SPOILER ALERT. This post spoils everything.
So, BladeRunner 2049. That was a bit of a ride, wasn’t it?
– Yeah, but … can we talk about the women in this film?
Hold on. I mean, first, everyone’s awestruck, aren’t they, by that astonishing vision of the future, extending and elaborating, supplementing and enhancing Ridley Scott’s famous film, now even more dystopian, dusty, decaying, yet darkly aglow with the magnificence of pure, empty spectacle, flying cars trailing clouds of glory, missiles that arrive and explode with stomach-punching immediacy, immense orange-lit post-nuclear vistas (thanks, Mad Max Beyond Thunderdome) of collapsed buildings, piles of detritus, broken monuments, like a shattered world (well, a shattered Las Vegas) horrifically reified complete and monstrous within some kind of huge, planetary semi-translucent Trumpian skinjob …
– Yeah, but, the women characters …
And skin, hey, its all about skin, isn’t it. Skinners. Skinjobs. “You construct intricate rituals to enable you to touch the skin of other men”, said that Barbara Kruger piece from, what, 1981 – the year before Scott’s BladeRunner … well there’s a lot of those rituals in the Villeneuve sequel. A lot of punching and grappling and rolling around. A lot of stroking and holding of chins and heads and faces. A lot of self-repairing (glueing one’s own wounds, what better signifier of the essential alienness of the self to itself … self-repair in the smithy of the soul, of which it seems – and the film makes abundantly clear – there’s precious little to go round in this world).
– Yeah, and the women …
And all the literary stuff. It’s a film made out of a burning library. It grabs fragments of text spiralling upwards in the smoke and flames of its imaginary conflagration and uses them relentlessly to authenticate its high-culture credentials through machine-gun barrages of quotes from Nabokov’s Pale Fire and endless allusions to Hamlet. There’s even an “Alas, poor Yorick” moment with Rachael’s skull, and, Ophelia-like, a drowned madwoman –
– Yes, that’s one of the women I wanted to …
– and all the Kafka stuff. Surely it’s Kafka. He’s called K, our heroic replicant who apparently isn’t one (or is he? Oh, how these clever uncertainties become distractions), and later renamed Joe. Joe K. Jo(K)e. It’s a Kafka joke, isn’t it? So we have levels of allusion – to BladeRunner, to literature, to other books and movies (there’s a lot of I am Legend in here, in the monster-hunter who becomes a kind of monster himself). But all this is by the by, the plot after all is so lazy, something about parenthood and how hard it is to manufacture a woman that can have a baby or something, how to produce something that can reproduce, is that it? It’s not important, though, because, the critics scream, this is all about the sheer spectacle (“Watch it on the IMAX!!” scream the critics. “Marvel at the utter bigness of its bigness! Revel in its time! Be amazed, be very amazed!”).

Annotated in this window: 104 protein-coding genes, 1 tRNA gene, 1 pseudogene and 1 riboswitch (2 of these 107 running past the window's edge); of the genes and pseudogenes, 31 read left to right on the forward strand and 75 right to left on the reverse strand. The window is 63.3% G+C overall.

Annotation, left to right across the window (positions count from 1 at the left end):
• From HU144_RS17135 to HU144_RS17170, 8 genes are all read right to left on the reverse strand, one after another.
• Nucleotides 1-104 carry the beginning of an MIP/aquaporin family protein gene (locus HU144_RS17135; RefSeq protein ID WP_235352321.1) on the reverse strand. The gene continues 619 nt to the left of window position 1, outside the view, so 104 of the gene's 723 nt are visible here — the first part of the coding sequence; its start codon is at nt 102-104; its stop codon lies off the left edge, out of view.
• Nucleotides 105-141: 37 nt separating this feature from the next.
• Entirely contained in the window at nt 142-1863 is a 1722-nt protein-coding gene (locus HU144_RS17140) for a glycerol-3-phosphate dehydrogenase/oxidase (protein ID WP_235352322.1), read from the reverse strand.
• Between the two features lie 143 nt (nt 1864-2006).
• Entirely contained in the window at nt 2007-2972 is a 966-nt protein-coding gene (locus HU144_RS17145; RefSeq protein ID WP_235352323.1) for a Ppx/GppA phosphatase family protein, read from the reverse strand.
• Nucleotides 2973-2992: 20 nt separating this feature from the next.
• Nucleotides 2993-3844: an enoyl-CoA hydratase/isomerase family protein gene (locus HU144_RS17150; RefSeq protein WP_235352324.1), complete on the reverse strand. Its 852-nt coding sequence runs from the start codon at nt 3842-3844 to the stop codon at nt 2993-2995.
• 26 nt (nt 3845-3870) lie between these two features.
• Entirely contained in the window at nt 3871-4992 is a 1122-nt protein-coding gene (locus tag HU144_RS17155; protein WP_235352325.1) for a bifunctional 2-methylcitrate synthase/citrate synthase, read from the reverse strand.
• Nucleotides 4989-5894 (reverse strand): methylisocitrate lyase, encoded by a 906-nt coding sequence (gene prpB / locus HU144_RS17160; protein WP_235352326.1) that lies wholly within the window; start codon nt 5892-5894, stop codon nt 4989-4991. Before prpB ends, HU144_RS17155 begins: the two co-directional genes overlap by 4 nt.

– And then there’s the endless references to the patriarchal tradition of the female corpse …
But wait. Surely it really IS all about that huge dystopian vision, our revelling in the sheer visceral encounter with a possible/probable future where everything is completely capitalist and corporate and actually, unbelievably, more utterly shit, more blatantly corrupt, more obscenely power-centred, more brutally ruthless than our current reality. And boy is it huge. Its deserted cities and desolate landscapes, dry and dusty, all furnace-red and scorched-earth, all near-three hours of them (it’s even hugely long), are nevertheless awash with swathes of grating, deafening synthesised noise, a superbly demonic cathedral-like battering of shrieking tones and body-shaking subauditory bass throbs. Its darkness – the gloom of huge satanic wings flapping across the screen – is punctuated by artificially bright light – weapon-flashes, neon advertising, mere glimmers in the immensity of a sepulchral futurity.
– Yeah, that advertising, did you notice it’s ALL FEMALE BODIES, huge ones, mostly naked ones, a massive spectacle of unreconstructed and barely controlled perverse male voyeurism …
But wait. The film meditates ponderously on birth and death, creation and destruction, production and reproduction (one character almost literally lives out the lament of Beckett’s Hamm – “they give birth astride of a grave, the light gleams an instant, then it’s night once more”) –
– Yeah, that’s a woman character …
and does so by a narrative twist on its precursor, the death of Rachael, her return as a box of bones, broken, scarred by scalpels, dying in childbirth …
– See what I mean, it’s all about dead women …
What do you mean?